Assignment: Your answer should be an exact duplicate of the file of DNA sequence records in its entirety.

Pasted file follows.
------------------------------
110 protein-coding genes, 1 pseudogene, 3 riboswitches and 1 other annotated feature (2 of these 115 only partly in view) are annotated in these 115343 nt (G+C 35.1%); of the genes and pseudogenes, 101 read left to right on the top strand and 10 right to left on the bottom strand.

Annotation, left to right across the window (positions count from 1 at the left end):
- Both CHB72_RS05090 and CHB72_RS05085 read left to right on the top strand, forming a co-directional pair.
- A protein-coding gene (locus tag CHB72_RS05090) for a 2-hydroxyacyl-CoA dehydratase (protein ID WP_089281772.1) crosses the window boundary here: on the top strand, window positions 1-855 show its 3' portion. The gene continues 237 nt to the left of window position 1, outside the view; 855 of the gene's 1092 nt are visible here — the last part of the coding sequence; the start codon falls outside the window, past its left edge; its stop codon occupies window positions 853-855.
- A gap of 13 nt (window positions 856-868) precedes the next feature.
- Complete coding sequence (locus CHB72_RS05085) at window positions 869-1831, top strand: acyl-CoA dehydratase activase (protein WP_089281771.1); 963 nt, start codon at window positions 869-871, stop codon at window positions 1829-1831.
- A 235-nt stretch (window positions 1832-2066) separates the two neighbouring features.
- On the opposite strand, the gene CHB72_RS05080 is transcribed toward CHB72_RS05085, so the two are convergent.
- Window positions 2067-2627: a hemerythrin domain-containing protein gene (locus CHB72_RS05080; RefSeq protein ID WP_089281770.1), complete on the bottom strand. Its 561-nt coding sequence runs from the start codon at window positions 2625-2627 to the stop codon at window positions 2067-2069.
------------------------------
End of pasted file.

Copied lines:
110 protein-coding genes, 1 pseudogene, 3 riboswitches and 1 other annotated feature (2 of these 115 only partly in view) are annotated in these 115343 nt (G+C 35.1%); of the genes and pseudogenes, 101 read left to right on the top strand and 10 right to left on the bottom strand.

Annotation, left to right across the window (positions count from 1 at the left end):
- Both CHB72_RS05090 and CHB72_RS05085 read left to right on the top strand, forming a co-directional pair.
- A protein-coding gene (locus tag CHB72_RS05090) for a 2-hydroxyacyl-CoA dehydratase (protein ID WP_089281772.1) crosses the window boundary here: on the top strand, window positions 1-855 show its 3' portion. The gene continues 237 nt to the left of window position 1, outside the view; 855 of the gene's 1092 nt are visible here — the last part of the coding sequence; the start codon falls outside the window, past its left edge; its stop codon occupies window positions 853-855.
- A gap of 13 nt (window positions 856-868) precedes the next feature.
- Complete coding sequence (locus CHB72_RS05085) at window positions 869-1831, top strand: acyl-CoA dehydratase activase (protein WP_089281771.1); 963 nt, start codon at window positions 869-871, stop codon at window positions 1829-1831.
- A 235-nt stretch (window positions 1832-2066) separates the two neighbouring features.
- On the opposite strand, the gene CHB72_RS05080 is transcribed toward CHB72_RS05085, so the two are convergent.
- Window positions 2067-2627: a hemerythrin domain-containing protein gene (locus CHB72_RS05080; RefSeq protein ID WP_089281770.1), complete on the bottom strand. Its 561-nt coding sequence runs from the start codon at window positions 2625-2627 to the stop codon at window positions 2067-2069.